Acidic motifs similar to that of CPRF2 (aa 178–192) are found in several nucleophilic proteins like, for instance, Nopp 140 (Meier and Blobel, 1992) and nucleolins from plants (Bögre et al., 1996) that shuttle between the cytosol and the nucleus. The exact molecular mechanisms responsible for regulating NLS activity have remained enigmatic, though. However, one possibility to modulate NLS activity is based on phosphorylation (Jans and Hübner, 1996). For example, casein kinase II (CKII) increases the nuclear import of the SV-40 T antigen through phosphorylation of a CKII-site 13 amino acids NH2-terminal to the NLS (Rihs et al., 1991; Jans and Jans, 1994). Interestingly, the acidic domain of CPRF2 contains a CKII phosphorylation site 20 amino acids NH2-terminal to the NLS (see Fig. 6 A) that might modulate NLS activity upon phosphorylation. Recent data (Wellmer, F., S. Kircher, A. Rügner, H. Frohnmeyer, E. Schäfer, and K. Harter, manuscript submitted for publication) indicate that phytochrome activation causes rapid phosphorylation of CPRF2 in vivo. This phosphorylation does not interfere with the DNA-binding activity of CPRF2 and might therefore be involved in the regulation of nuclear import.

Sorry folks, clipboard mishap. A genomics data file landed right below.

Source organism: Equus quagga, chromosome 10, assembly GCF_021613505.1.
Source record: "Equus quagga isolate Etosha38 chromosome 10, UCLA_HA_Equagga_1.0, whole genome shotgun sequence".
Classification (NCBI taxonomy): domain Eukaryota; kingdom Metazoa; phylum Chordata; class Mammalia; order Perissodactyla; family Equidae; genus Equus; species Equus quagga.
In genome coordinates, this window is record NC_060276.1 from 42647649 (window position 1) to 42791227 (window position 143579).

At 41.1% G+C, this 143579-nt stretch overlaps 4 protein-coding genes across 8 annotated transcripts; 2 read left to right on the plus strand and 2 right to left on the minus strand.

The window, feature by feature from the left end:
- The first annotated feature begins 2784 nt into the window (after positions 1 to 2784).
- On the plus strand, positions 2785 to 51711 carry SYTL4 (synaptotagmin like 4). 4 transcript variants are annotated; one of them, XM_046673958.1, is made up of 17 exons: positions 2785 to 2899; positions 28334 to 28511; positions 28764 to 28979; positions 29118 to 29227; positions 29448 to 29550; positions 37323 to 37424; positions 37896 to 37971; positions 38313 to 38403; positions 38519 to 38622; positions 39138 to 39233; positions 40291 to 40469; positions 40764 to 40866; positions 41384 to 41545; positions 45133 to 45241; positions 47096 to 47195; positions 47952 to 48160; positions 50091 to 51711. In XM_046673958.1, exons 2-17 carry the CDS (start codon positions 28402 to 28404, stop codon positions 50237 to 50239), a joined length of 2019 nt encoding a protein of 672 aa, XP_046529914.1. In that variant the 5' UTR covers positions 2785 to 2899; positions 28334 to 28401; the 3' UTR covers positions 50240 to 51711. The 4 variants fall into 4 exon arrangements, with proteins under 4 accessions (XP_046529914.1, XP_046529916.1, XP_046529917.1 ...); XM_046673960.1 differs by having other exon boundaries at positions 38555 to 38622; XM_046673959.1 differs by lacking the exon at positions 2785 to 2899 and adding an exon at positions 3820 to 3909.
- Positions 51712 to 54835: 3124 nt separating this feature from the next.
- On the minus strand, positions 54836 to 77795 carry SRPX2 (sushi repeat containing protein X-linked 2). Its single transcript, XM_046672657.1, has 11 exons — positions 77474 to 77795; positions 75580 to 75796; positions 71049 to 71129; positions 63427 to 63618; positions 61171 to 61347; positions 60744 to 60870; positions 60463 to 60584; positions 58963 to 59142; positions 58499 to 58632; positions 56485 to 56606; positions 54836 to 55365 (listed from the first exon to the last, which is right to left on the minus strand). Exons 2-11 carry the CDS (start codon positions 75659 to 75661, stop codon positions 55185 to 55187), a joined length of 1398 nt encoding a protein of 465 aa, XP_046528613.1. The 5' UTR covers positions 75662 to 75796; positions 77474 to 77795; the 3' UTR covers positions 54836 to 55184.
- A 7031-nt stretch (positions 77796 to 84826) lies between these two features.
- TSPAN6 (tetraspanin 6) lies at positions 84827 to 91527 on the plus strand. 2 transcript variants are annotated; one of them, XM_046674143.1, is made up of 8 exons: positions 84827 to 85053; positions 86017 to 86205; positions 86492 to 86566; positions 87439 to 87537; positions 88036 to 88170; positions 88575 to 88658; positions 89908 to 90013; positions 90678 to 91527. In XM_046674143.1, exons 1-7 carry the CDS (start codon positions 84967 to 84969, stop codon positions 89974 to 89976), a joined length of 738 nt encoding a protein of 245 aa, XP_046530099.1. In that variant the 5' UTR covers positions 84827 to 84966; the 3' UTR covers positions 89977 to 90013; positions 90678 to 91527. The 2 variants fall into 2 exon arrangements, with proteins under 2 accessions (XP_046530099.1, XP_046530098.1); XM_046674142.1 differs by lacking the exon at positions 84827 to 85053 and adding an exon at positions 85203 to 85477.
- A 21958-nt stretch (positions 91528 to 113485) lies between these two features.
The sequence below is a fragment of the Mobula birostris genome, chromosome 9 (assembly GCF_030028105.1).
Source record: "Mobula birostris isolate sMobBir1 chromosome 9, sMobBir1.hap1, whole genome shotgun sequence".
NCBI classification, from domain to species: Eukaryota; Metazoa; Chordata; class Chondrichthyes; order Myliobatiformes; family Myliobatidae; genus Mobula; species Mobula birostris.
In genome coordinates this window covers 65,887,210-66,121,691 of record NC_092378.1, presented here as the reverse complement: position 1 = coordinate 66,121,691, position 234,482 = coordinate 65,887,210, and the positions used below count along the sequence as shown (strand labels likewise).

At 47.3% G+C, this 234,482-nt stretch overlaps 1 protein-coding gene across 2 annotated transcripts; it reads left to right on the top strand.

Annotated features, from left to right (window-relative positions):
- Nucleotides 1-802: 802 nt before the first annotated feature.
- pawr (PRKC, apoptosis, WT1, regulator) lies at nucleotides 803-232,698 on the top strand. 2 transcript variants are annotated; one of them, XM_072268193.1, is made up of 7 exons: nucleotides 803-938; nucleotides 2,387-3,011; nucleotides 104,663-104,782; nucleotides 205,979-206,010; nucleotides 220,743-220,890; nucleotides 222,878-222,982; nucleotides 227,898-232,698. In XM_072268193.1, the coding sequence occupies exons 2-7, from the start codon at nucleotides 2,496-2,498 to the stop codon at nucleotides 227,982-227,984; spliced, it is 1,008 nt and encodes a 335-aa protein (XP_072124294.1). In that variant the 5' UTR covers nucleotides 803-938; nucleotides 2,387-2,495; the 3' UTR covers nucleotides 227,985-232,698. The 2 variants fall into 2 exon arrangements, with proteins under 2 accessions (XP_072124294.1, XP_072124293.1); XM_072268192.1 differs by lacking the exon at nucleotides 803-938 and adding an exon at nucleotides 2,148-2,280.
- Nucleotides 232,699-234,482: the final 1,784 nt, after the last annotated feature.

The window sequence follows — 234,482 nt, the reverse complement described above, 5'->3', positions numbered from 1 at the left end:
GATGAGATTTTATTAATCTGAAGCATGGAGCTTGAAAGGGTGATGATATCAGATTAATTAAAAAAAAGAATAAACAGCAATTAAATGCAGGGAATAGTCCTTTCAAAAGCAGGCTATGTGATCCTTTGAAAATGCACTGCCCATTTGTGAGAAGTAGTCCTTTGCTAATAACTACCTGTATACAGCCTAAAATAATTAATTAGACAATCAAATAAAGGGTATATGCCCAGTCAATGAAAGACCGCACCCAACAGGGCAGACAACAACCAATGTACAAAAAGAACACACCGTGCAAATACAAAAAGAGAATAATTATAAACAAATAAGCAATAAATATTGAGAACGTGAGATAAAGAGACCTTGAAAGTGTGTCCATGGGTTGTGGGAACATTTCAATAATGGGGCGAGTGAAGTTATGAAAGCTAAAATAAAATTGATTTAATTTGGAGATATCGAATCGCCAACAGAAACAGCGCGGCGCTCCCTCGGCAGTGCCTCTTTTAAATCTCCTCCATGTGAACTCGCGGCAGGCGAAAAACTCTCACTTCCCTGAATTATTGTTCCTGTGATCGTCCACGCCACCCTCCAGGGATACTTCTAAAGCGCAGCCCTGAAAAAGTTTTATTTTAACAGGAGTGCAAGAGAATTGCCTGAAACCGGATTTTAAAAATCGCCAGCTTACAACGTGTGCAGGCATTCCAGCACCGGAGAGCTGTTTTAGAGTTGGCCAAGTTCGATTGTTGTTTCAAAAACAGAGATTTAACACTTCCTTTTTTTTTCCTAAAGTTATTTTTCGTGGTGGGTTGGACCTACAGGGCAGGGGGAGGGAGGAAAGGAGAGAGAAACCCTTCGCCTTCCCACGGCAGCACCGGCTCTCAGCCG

The results presented in this work can be summarized in two alternative models of phytochrome-regulated nuclear import of CPRF2 (Fig. 6 B): CPRF2 is retarded in the cytosol of dark-grown parsley cells via retention domains 1 and 2. Irradiation photoconverts phyA and phyB from the inactive Pr to the active Pfr form that in turn induces the phosphorylation of the CKII-site within the acidic retention domain 2 of CPRF2. This modification either abolishes intracellular masking of the NLS (Fig. 6 B, I) or results in the release of CPRF2 from a cytoplasmic anchoring protein (Fig. 6 B, II). In both cases, accession of the NLS for the components of the nuclear import machinery results in the nuclear import of CPRF2. Inside the nucleus CPRF2 binds to promotors of certain light-regulated genes. The specificity to bind to a certain promotor element could be achieved by homo- or heterotypic protein-protein interactions of CPRF2 with members of the bZIP or of other transcription factor families (see examples in Vicente-Carbajosa et al., 1997; Büttner and Singh, 1997). One possible candidate for homotypic interaction could be the parsley homologue of the bZIP factor HY5 that has not been shown to have transcriptional activity and likely needs a transcriptionally active bZIP as a partner for function (Ang et al., 1998). HY5 was shown to be sequestered and kept inactive by interaction with the nuclear, general repressor of photomorphogenesis COP1 in dark-grown plants and released upon irradiation (Ang et al., 1998). The demonstration of a potential CPRF2/HY5 heterodimerization would point to how a photoreceptor-specific signaling pathway could interconnect with the general transcriptional repression mechanism consisting of the COP1 and HY5 gene products.